Not only did the Print Room take 4 days to respond, but when they did, it was like reading something from twenty years ago:

In the Depths of Dead Love is a very simple fable; it is not a play that tells a Chinese story, it is not about Chinese society, culture or perspectives. If it were, the casting would be very different, naturally.”

Here we have the classic trope of  ‘Oriental set dressing’ – China as a pretty backdrop, a foil for all our British anxieties and fears. Yet this is also Orientalist – it highlights our desire to control, to have imaginative and physical power over another place. Yet by being set in China it demands East Asian actors (more on that in a minute for those of you who don’t agree with me).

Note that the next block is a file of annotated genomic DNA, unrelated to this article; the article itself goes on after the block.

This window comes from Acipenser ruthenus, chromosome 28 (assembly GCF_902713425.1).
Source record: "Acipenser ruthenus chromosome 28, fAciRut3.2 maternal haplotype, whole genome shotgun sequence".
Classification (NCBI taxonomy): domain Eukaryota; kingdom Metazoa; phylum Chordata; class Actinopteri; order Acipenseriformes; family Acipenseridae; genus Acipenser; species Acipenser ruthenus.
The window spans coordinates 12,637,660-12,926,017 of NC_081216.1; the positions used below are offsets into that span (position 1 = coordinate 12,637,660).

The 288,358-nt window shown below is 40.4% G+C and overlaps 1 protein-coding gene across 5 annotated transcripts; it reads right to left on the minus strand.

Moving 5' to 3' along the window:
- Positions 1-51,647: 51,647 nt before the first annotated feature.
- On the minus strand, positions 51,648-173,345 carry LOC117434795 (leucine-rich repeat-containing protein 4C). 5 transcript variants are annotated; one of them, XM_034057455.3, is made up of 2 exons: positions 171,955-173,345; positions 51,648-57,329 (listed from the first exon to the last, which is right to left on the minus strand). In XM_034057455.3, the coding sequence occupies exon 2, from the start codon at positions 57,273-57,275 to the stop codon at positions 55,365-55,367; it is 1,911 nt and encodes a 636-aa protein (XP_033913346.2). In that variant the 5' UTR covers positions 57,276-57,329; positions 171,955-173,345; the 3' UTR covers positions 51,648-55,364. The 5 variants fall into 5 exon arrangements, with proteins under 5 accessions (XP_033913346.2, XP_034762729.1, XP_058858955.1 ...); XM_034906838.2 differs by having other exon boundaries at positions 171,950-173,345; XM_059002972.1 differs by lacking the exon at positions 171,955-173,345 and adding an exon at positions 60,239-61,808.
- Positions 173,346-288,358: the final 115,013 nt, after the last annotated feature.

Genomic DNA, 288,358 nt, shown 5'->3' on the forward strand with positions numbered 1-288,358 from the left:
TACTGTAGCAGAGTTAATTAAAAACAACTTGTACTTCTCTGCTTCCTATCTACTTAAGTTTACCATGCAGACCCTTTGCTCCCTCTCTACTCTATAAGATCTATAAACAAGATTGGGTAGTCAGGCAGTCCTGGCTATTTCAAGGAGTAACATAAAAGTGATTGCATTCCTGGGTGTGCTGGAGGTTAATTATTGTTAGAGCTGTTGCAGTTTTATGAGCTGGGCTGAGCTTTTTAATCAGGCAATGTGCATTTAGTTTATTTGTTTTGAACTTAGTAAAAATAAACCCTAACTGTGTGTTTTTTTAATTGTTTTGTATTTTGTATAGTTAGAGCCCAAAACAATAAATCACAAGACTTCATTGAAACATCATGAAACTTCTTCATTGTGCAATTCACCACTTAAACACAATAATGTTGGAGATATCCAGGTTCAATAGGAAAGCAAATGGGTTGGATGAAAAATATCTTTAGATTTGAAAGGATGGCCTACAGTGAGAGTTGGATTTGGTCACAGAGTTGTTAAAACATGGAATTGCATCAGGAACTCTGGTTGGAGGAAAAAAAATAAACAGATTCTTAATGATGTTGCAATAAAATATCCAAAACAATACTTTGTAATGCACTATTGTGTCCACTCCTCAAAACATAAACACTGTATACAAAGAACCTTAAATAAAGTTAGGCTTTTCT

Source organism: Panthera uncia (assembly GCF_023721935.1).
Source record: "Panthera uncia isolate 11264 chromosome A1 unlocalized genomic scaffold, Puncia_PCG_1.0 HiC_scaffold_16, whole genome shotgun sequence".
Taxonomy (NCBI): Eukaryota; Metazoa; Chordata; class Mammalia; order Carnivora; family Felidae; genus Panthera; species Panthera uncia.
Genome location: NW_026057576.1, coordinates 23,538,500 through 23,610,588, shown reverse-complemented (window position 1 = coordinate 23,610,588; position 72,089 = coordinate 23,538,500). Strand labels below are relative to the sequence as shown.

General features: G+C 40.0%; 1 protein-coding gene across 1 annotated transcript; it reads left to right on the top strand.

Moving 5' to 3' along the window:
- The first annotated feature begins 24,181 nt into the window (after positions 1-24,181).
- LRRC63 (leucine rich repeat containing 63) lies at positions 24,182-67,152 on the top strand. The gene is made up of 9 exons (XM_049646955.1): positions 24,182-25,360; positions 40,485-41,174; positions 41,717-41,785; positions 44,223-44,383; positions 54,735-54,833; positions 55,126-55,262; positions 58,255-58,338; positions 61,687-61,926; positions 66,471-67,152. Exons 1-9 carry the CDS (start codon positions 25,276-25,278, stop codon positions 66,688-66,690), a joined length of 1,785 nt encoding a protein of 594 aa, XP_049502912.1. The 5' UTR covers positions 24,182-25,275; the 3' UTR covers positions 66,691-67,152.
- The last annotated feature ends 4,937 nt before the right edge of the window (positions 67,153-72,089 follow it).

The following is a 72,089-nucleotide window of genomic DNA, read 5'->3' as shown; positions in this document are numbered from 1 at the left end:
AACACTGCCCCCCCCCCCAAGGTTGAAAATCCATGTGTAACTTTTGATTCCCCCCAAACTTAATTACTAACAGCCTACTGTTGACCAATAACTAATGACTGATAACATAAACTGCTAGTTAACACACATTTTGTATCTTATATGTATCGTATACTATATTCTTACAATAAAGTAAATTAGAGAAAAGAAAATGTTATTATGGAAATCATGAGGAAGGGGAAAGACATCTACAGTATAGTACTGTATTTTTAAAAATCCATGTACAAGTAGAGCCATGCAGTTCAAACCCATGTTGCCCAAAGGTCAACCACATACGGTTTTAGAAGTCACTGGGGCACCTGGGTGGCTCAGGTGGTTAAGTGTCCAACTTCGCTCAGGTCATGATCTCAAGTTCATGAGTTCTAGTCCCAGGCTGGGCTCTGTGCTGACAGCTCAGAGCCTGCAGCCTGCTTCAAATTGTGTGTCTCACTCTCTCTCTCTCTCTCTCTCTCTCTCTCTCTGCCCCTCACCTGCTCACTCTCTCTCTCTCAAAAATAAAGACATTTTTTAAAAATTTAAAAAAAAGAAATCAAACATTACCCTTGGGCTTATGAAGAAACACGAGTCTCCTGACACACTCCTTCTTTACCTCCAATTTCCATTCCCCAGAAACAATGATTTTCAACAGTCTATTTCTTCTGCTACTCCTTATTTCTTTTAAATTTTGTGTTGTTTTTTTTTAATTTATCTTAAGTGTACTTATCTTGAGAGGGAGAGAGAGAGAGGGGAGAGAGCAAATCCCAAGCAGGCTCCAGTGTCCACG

“Whilst the characters have been given Chinese names, that is to reference the abstract and the folkloric idea of the universal; we could just as easily be in the metaphorical area of Hans Christian Anderson, or, alternatively, the land of the Brothers Grimm.”

The last half century of critical thought has shown that what is ‘universal’ is actually white, male, and Eurocentric. Universalism is linked to the Enlightenment and the Scientific Revolution where it became easy to ‘abstract’ cultural specificity in the search for general principles or laws. Only a theatre in a position of power, that aims to reflect the dominant world view, could come out with that kind of statement.

“It is, in fact a very ‘English’ play and is derived from thoroughly English mores and simply references the mythic and the ancient. It has therefore been cast accordingly.”